Chester County Working to End Homelessness
Administrators and staff of Decade to Doorways, Chester County’s initiative to end homelessness, honored a number of organizations recently that are working to prevent – and eventually eradicate – chronic homelessness in the county.
Representatives from nearly 40 groups attended the event and ten “hometown heroes” were nominated by their peers for their dedication to pursuing an end to homelessness within Chester County.
Lauren Campbell, Decade to Doorways Administrator, said: “Chester County’s efforts to end homelessness have been – and will continue to be – extremely effective because of the commitment of so many agencies, non-profits, healthcare professionals, faith communities and compassionate volunteers who have come together to address the issues and collaborate on positive actions.
“This appreciation event allowed us to share some impressive statistics on the collective years of service, and, importantly, the impact that their actions have made to help end homelessness in Chester County.”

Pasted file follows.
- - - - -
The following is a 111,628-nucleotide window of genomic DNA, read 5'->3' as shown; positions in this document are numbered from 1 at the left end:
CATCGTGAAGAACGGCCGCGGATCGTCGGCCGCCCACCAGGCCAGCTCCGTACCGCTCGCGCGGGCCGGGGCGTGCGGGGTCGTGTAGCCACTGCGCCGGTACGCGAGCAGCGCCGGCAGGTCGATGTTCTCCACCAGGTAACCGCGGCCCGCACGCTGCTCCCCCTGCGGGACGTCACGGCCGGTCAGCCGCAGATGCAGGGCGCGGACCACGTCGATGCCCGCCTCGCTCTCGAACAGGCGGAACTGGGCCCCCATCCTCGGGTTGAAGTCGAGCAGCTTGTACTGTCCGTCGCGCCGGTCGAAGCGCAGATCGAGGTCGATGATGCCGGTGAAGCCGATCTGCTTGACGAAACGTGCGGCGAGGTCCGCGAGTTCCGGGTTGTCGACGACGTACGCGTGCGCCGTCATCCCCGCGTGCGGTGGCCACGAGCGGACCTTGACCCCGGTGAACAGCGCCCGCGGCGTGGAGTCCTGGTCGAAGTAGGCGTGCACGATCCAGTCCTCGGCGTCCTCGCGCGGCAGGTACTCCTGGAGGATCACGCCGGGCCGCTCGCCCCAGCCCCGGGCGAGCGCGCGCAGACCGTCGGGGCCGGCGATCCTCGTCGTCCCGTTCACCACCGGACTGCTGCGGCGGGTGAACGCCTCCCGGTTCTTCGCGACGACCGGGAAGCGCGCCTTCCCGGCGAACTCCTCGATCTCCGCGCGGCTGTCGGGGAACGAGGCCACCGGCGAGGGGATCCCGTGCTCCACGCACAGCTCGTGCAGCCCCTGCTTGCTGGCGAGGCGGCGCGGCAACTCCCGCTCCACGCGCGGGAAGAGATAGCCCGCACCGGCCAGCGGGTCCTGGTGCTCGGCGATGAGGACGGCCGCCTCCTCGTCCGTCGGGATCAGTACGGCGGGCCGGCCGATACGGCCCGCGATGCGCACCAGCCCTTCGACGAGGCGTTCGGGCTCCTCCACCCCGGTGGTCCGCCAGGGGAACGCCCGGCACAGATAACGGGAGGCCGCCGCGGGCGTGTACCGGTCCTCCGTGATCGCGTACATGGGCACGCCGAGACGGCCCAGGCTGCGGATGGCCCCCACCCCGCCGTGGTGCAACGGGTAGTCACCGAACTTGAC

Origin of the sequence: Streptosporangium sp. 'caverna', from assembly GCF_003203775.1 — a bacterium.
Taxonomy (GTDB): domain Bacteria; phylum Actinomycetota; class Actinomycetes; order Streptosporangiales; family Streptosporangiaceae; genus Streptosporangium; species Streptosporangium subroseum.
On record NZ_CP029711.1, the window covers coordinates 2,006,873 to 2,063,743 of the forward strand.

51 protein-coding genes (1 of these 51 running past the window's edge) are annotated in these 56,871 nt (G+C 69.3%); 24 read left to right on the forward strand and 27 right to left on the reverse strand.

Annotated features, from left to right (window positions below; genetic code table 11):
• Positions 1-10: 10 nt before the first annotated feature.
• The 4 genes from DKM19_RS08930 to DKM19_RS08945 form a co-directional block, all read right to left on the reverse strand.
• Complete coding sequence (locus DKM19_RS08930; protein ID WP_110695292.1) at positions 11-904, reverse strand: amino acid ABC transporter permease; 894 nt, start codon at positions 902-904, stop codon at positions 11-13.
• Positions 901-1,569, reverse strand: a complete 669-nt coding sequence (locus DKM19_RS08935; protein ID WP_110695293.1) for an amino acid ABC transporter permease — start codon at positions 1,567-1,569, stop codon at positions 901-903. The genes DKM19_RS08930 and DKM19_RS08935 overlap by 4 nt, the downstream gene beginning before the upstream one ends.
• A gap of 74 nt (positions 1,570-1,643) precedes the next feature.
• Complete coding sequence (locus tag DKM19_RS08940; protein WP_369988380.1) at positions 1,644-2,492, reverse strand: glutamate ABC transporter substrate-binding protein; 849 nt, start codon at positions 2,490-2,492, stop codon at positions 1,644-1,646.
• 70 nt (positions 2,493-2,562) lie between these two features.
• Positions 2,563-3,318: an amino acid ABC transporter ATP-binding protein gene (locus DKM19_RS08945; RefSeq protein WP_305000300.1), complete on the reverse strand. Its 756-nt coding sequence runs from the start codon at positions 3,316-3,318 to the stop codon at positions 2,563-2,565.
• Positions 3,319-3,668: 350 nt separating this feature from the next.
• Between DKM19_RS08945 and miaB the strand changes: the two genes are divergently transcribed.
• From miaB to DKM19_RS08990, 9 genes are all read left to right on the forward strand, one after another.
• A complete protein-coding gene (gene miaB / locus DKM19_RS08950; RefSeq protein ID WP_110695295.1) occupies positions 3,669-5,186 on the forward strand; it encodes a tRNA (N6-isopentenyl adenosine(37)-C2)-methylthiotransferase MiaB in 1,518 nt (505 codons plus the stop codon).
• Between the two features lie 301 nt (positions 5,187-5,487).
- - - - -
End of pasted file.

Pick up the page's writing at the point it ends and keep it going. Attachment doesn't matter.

The event included words from keynote speaker Julia Orlando, who, as Director of Bergen County, New Jersey Housing, Health and Human Service Center, led that county to be the first in the nation to successfully reach and maintain “functional zero’ for chronic homelessness.
Since the inception of Decade to Doorways in 2012, Chester County has served more than 6,200 clients experiencing homelessness, of which over 1,300 were children. Nearly 225,000 nights of emergency shelter were made available to the most vulnerable in Chester County, and 1,451 people found permanent housing.
Earlier this year, Decade to Doorways published its most recent operational plan to ensure the program continues to divert, prevent and quickly re-house those experiencing homelessness, rather than just manage homelessness. The updated plan will guide the approximately 35 organizations who diligently work every day to see the Chester County community is healthy, housed and stable.
“The causes and situations of homelessness are vast and often deep-rooted, but in Chester County we recognize that homeless does not define anyone. We truly believe that it is a temporary situation to which an end is achievable,” added Lauren Campbell.
“We are on track, and remain committed to focusing our resources on ending chronic homelessness within the next two years in Chester County.”